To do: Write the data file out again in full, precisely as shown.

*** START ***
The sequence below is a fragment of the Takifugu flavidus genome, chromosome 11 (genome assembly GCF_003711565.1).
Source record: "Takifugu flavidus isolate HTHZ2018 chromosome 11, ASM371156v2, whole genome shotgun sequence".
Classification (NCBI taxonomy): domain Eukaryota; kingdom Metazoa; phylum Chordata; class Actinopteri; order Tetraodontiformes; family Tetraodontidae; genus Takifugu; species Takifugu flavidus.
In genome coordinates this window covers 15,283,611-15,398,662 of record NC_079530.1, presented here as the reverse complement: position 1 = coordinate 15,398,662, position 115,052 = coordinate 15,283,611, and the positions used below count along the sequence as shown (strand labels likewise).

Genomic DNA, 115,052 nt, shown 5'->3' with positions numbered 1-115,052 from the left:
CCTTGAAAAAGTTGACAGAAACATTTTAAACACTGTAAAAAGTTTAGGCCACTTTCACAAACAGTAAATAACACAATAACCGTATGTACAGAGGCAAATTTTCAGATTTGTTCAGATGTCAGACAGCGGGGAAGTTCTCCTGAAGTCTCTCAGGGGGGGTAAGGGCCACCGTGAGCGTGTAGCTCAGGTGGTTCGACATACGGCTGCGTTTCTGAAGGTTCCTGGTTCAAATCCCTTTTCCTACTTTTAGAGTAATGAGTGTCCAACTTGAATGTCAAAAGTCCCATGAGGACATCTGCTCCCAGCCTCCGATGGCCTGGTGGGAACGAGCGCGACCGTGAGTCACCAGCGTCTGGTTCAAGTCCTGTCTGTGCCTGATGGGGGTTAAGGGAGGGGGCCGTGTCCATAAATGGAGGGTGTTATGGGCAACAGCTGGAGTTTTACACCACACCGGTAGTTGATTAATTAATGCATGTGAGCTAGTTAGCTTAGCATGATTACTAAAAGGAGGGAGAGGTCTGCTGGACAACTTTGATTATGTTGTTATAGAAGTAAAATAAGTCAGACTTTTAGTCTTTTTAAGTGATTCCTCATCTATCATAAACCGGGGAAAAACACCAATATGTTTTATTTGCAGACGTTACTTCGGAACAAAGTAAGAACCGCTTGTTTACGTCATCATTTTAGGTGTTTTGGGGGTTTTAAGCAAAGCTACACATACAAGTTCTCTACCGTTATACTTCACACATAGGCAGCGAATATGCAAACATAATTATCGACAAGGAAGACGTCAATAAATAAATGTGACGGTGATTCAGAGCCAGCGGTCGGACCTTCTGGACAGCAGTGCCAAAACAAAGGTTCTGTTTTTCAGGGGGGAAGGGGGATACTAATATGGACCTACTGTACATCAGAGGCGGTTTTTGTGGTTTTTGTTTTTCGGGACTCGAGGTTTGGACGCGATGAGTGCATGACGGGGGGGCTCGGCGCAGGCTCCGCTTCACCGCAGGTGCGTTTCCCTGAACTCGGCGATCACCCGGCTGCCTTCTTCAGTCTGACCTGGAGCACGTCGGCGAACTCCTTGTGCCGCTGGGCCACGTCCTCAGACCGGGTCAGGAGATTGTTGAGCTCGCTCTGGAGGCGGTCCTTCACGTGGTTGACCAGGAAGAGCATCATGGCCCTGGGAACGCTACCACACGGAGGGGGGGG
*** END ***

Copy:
The sequence below is a fragment of the Takifugu flavidus genome, chromosome 11 (genome assembly GCF_003711565.1).
Source record: "Takifugu flavidus isolate HTHZ2018 chromosome 11, ASM371156v2, whole genome shotgun sequence".
Classification (NCBI taxonomy): domain Eukaryota; kingdom Metazoa; phylum Chordata; class Actinopteri; order Tetraodontiformes; family Tetraodontidae; genus Takifugu; species Takifugu flavidus.
In genome coordinates this window covers 15,283,611-15,398,662 of record NC_079530.1, presented here as the reverse complement: position 1 = coordinate 15,398,662, position 115,052 = coordinate 15,283,611, and the positions used below count along the sequence as shown (strand labels likewise).

Genomic DNA, 115,052 nt, shown 5'->3' with positions numbered 1-115,052 from the left:
CCTTGAAAAAGTTGACAGAAACATTTTAAACACTGTAAAAAGTTTAGGCCACTTTCACAAACAGTAAATAACACAATAACCGTATGTACAGAGGCAAATTTTCAGATTTGTTCAGATGTCAGACAGCGGGGAAGTTCTCCTGAAGTCTCTCAGGGGGGGTAAGGGCCACCGTGAGCGTGTAGCTCAGGTGGTTCGACATACGGCTGCGTTTCTGAAGGTTCCTGGTTCAAATCCCTTTTCCTACTTTTAGAGTAATGAGTGTCCAACTTGAATGTCAAAAGTCCCATGAGGACATCTGCTCCCAGCCTCCGATGGCCTGGTGGGAACGAGCGCGACCGTGAGTCACCAGCGTCTGGTTCAAGTCCTGTCTGTGCCTGATGGGGGTTAAGGGAGGGGGCCGTGTCCATAAATGGAGGGTGTTATGGGCAACAGCTGGAGTTTTACACCACACCGGTAGTTGATTAATTAATGCATGTGAGCTAGTTAGCTTAGCATGATTACTAAAAGGAGGGAGAGGTCTGCTGGACAACTTTGATTATGTTGTTATAGAAGTAAAATAAGTCAGACTTTTAGTCTTTTTAAGTGATTCCTCATCTATCATAAACCGGGGAAAAACACCAATATGTTTTATTTGCAGACGTTACTTCGGAACAAAGTAAGAACCGCTTGTTTACGTCATCATTTTAGGTGTTTTGGGGGTTTTAAGCAAAGCTACACATACAAGTTCTCTACCGTTATACTTCACACATAGGCAGCGAATATGCAAACATAATTATCGACAAGGAAGACGTCAATAAATAAATGTGACGGTGATTCAGAGCCAGCGGTCGGACCTTCTGGACAGCAGTGCCAAAACAAAGGTTCTGTTTTTCAGGGGGGAAGGGGGATACTAATATGGACCTACTGTACATCAGAGGCGGTTTTTGTGGTTTTTGTTTTTCGGGACTCGAGGTTTGGACGCGATGAGTGCATGACGGGGGGGCTCGGCGCAGGCTCCGCTTCACCGCAGGTGCGTTTCCCTGAACTCGGCGATCACCCGGCTGCCTTCTTCAGTCTGACCTGGAGCACGTCGGCGAACTCCTTGTGCCGCTGGGCCACGTCCTCAGACCGGGTCAGGAGATTGTTGAGCTCGCTCTGGAGGCGGTCCTTCACGTGGTTGACCAGGAAGAGCATCATGGCCCTGGGAACGCTACCACACGGAGGGGGGGG